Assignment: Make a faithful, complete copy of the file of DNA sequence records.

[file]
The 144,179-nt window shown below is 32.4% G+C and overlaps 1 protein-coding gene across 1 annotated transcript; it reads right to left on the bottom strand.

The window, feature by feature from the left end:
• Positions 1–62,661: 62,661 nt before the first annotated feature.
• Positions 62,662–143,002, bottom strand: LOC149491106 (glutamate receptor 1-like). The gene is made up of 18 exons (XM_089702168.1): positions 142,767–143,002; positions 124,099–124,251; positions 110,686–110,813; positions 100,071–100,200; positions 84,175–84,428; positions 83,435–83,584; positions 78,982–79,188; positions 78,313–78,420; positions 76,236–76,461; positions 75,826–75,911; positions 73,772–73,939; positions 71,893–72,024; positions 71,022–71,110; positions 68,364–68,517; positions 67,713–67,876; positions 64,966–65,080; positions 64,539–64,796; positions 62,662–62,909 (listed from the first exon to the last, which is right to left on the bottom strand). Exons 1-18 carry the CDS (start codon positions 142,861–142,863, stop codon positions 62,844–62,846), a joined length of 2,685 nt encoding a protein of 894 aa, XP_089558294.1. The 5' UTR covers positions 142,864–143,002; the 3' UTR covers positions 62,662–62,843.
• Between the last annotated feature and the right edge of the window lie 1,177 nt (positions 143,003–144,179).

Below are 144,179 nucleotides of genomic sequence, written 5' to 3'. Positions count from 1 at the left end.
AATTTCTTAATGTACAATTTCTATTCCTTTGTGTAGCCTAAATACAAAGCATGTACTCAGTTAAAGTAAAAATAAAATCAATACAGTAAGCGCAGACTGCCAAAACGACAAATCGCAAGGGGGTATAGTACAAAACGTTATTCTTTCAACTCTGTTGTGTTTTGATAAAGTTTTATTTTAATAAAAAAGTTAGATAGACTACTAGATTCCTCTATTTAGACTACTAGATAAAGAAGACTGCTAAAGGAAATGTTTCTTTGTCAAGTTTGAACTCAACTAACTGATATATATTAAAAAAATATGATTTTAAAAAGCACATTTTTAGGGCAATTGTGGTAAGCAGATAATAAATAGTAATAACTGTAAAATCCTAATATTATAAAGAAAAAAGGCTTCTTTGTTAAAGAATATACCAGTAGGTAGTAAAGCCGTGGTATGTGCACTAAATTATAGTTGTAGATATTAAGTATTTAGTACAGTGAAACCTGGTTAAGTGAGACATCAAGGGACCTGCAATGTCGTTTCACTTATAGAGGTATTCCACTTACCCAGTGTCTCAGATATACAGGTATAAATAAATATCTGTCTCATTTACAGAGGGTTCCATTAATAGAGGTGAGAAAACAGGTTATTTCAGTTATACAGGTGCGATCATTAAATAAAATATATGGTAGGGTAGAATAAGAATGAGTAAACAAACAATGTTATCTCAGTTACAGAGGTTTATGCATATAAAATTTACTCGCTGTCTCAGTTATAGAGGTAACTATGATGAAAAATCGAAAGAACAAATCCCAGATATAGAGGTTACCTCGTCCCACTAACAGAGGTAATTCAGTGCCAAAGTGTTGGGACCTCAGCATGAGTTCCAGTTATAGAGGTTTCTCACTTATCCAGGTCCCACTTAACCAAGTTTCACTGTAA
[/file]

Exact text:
The 144,179-nt window shown below is 32.4% G+C and overlaps 1 protein-coding gene across 1 annotated transcript; it reads right to left on the bottom strand.

The window, feature by feature from the left end:
• Positions 1–62,661: 62,661 nt before the first annotated feature.
• Positions 62,662–143,002, bottom strand: LOC149491106 (glutamate receptor 1-like). The gene is made up of 18 exons (XM_089702168.1): positions 142,767–143,002; positions 124,099–124,251; positions 110,686–110,813; positions 100,071–100,200; positions 84,175–84,428; positions 83,435–83,584; positions 78,982–79,188; positions 78,313–78,420; positions 76,236–76,461; positions 75,826–75,911; positions 73,772–73,939; positions 71,893–72,024; positions 71,022–71,110; positions 68,364–68,517; positions 67,713–67,876; positions 64,966–65,080; positions 64,539–64,796; positions 62,662–62,909 (listed from the first exon to the last, which is right to left on the bottom strand). Exons 1-18 carry the CDS (start codon positions 142,861–142,863, stop codon positions 62,844–62,846), a joined length of 2,685 nt encoding a protein of 894 aa, XP_089558294.1. The 5' UTR covers positions 142,864–143,002; the 3' UTR covers positions 62,662–62,843.
• Between the last annotated feature and the right edge of the window lie 1,177 nt (positions 143,003–144,179).

Below are 144,179 nucleotides of genomic sequence, written 5' to 3'. Positions count from 1 at the left end.
AATTTCTTAATGTACAATTTCTATTCCTTTGTGTAGCCTAAATACAAAGCATGTACTCAGTTAAAGTAAAAATAAAATCAATACAGTAAGCGCAGACTGCCAAAACGACAAATCGCAAGGGGGTATAGTACAAAACGTTATTCTTTCAACTCTGTTGTGTTTTGATAAAGTTTTATTTTAATAAAAAAGTTAGATAGACTACTAGATTCCTCTATTTAGACTACTAGATAAAGAAGACTGCTAAAGGAAATGTTTCTTTGTCAAGTTTGAACTCAACTAACTGATATATATTAAAAAAATATGATTTTAAAAAGCACATTTTTAGGGCAATTGTGGTAAGCAGATAATAAATAGTAATAACTGTAAAATCCTAATATTATAAAGAAAAAAGGCTTCTTTGTTAAAGAATATACCAGTAGGTAGTAAAGCCGTGGTATGTGCACTAAATTATAGTTGTAGATATTAAGTATTTAGTACAGTGAAACCTGGTTAAGTGAGACATCAAGGGACCTGCAATGTCGTTTCACTTATAGAGGTATTCCACTTACCCAGTGTCTCAGATATACAGGTATAAATAAATATCTGTCTCATTTACAGAGGGTTCCATTAATAGAGGTGAGAAAACAGGTTATTTCAGTTATACAGGTGCGATCATTAAATAAAATATATGGTAGGGTAGAATAAGAATGAGTAAACAAACAATGTTATCTCAGTTACAGAGGTTTATGCATATAAAATTTACTCGCTGTCTCAGTTATAGAGGTAACTATGATGAAAAATCGAAAGAACAAATCCCAGATATAGAGGTTACCTCGTCCCACTAACAGAGGTAATTCAGTGCCAAAGTGTTGGGACCTCAGCATGAGTTCCAGTTATAGAGGTTTCTCACTTATCCAGGTCCCACTTAACCAAGTTTCACTGTAA